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From Paris to Roncevalles

#1
Hello All,

First of all, thanks to everyone who contribute to this forum, it's a treasure trove or knowledge. Without it I'd be lost a long time ago :)

I have been planning on starting my camino late April, starting in Orléans, France, taking the 'Paris Route'. However today I was read something a little disheartening on The CSJ website and read the following concerning the route:

It has largely disappeared under tarmac, and is not really recommended for people setting out on the pilgrimage for the first time
The thing is it will be my first pilgrimage. Has anyone here walked this route and have thoughts on it? Is it really that bad?

Thanks everyone!
Eric
 

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Peter Robins

Veteran Member
Donating Member
#2
Of the 4 routes in the Liber Sancti Jacobi, the Paris/Tours one is the one that is most populated, and so is the most urban. The historic line is essentially the Roman road, which has remained a main road to the current day - except at the S end, where the main road shifted from Roncesvalles to the coast at the end of the Middle Ages. This is what the CSJ means by 'disappeared under tarmac'. On the other hand, more towns means more architectural heritage, and this route is easily the most interesting from that point of view. Depends what you want ;-)

You do not have to bat along the main road, as there is a now a waymarked walking route all the way from Orleans, with the exception of a hole N of Bordeaux, which no-one seems to feel responsible for filling. As the walking route dodges about either side of the main road, it's substantially longer, but considerably nicer to walk along :)

See my website http://www.peterrobins.co.uk/camino/routes/tours for an overview and some links for further info. The CSJ site is a bit out-of-date now, as regards pilgrim accommodation too, as this has improved considerably in the last couple of years, as the route has been marked and more people walk it.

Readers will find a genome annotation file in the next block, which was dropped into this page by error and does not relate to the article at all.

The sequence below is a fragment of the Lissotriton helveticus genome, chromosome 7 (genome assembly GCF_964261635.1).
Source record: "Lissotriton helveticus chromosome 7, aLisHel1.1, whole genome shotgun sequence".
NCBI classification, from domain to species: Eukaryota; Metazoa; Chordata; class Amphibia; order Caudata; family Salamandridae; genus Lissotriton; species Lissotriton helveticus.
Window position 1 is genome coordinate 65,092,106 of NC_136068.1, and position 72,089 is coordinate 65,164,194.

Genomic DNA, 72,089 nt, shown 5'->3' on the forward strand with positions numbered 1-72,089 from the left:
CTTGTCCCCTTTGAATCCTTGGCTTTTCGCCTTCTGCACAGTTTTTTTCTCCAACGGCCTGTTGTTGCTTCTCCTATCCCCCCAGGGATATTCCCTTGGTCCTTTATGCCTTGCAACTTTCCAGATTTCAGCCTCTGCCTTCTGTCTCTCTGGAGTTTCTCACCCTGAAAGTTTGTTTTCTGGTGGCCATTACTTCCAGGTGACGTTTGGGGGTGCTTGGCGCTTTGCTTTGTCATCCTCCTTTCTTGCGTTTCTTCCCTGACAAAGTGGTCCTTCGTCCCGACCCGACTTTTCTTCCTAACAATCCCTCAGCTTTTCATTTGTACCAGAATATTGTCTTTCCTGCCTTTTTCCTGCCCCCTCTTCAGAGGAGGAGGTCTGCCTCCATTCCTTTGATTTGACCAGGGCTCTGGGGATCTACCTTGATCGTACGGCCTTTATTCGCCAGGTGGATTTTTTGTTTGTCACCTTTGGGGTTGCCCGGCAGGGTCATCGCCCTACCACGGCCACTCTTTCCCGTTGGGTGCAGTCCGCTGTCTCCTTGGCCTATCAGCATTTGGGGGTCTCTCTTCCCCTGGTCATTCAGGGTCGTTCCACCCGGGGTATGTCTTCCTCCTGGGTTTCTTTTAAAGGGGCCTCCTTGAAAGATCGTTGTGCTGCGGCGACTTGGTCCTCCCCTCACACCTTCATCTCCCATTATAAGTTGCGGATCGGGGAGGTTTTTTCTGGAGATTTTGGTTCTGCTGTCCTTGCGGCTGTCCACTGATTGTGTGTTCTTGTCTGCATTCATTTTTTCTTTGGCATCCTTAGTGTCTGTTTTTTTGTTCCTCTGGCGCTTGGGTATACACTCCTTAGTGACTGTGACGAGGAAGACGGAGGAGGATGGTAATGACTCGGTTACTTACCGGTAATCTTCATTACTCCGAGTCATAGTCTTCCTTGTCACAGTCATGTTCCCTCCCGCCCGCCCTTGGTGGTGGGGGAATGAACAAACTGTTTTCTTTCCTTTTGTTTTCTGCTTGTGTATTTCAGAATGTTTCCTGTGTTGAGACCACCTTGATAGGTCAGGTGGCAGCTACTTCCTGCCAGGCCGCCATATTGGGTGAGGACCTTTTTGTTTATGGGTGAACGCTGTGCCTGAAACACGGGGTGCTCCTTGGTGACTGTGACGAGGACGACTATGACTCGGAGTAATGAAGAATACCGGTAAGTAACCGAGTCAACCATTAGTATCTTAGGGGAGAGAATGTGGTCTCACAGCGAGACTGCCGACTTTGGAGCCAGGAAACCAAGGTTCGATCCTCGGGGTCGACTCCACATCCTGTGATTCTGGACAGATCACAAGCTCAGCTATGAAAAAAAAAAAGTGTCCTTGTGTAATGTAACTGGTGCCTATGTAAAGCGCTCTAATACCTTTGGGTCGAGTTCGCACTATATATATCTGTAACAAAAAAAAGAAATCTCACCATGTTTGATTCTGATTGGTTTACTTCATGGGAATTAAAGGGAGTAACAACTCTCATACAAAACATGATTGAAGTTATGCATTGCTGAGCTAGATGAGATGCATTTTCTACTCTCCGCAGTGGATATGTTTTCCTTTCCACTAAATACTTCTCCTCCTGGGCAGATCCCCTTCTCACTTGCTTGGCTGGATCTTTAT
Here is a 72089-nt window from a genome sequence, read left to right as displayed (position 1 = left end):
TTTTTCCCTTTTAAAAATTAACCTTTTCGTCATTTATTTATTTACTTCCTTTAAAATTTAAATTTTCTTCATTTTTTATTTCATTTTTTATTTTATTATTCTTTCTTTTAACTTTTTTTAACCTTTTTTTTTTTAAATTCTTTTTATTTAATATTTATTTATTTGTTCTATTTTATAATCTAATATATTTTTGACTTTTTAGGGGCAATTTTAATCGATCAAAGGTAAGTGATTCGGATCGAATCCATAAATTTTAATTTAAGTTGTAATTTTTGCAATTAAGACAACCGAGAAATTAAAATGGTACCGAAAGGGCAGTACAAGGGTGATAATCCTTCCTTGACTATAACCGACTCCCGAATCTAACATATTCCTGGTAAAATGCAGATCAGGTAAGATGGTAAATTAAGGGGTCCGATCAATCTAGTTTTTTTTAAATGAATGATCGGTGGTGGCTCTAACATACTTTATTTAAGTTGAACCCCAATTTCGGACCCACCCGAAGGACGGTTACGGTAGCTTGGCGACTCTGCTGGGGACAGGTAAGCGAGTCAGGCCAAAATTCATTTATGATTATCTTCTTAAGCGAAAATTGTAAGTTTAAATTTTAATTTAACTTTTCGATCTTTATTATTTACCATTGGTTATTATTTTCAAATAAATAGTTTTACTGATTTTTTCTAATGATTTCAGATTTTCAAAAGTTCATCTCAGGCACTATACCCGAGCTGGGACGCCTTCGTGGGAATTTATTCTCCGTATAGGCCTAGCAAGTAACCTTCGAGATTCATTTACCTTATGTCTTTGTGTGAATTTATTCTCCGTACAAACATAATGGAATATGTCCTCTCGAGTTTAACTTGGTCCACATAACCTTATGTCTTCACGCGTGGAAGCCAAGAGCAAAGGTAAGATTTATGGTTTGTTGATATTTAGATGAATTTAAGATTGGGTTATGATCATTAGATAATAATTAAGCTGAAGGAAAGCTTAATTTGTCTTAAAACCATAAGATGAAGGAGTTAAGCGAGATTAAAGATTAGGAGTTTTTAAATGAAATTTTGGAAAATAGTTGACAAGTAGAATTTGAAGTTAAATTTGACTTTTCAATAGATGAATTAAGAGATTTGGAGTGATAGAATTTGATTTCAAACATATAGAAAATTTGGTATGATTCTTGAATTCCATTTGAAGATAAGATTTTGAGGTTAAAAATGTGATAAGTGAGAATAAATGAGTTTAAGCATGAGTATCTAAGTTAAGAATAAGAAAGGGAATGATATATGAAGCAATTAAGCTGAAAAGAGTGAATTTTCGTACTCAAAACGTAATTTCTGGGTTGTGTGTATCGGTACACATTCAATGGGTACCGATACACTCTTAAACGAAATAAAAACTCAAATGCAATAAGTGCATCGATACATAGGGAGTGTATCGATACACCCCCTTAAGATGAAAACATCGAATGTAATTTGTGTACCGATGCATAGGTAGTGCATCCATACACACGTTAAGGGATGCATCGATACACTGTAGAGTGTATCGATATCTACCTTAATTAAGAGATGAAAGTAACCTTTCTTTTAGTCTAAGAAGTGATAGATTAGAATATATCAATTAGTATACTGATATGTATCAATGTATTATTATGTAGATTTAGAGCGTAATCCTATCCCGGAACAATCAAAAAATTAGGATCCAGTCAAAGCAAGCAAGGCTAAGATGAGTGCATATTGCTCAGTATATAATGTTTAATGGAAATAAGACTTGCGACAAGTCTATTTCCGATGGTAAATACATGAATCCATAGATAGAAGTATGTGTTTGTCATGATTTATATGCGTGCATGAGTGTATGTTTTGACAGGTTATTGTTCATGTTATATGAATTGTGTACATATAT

I wouldn't agree with the CSJ's comment that it isn't appropriate for a 1st-time pilgrim. IMO all routes are appropriate :) I would regard it as the 2nd most appropriate for British walkers - the 1st being the sea-route via Corunna.

PS. There are now at least 3 (French) guides to the route, though they are also a bit out-of-date and do not necessarily follow the waymarked route. A new edn of the Rando Edns one is due out in the spring.
 

sillydoll

Veteran Member
Camino(s) past & future
2002 CF: 2004 from Paris: 2006 VF: 2007 CF: 2009 Aragones, Ingles, Finisterre: 2011 X 2 on CF: 2013 'Caracoles': 2014 CF and Ingles 'Caracoles":2015 Logrono-Burgos (Hospitalero San Anton): 2016 La Douay to Aosta/San Gimignano to Rome:
#3
Via Turonensis

I walked from Orleans to Roncesvalles in June 2004 - before the route was marked and signposted - and found that the best way to stay off the main roads was to ask locals for a 'petit rue' to the next town or village.
We used the ferry to cross the Gironde and that was where we saw our first pilgrims - three cyclists from Belguim on their way to St Jean to start their pilgrimage proper. The next time we saw another pilgrim was down south, in Ostabat.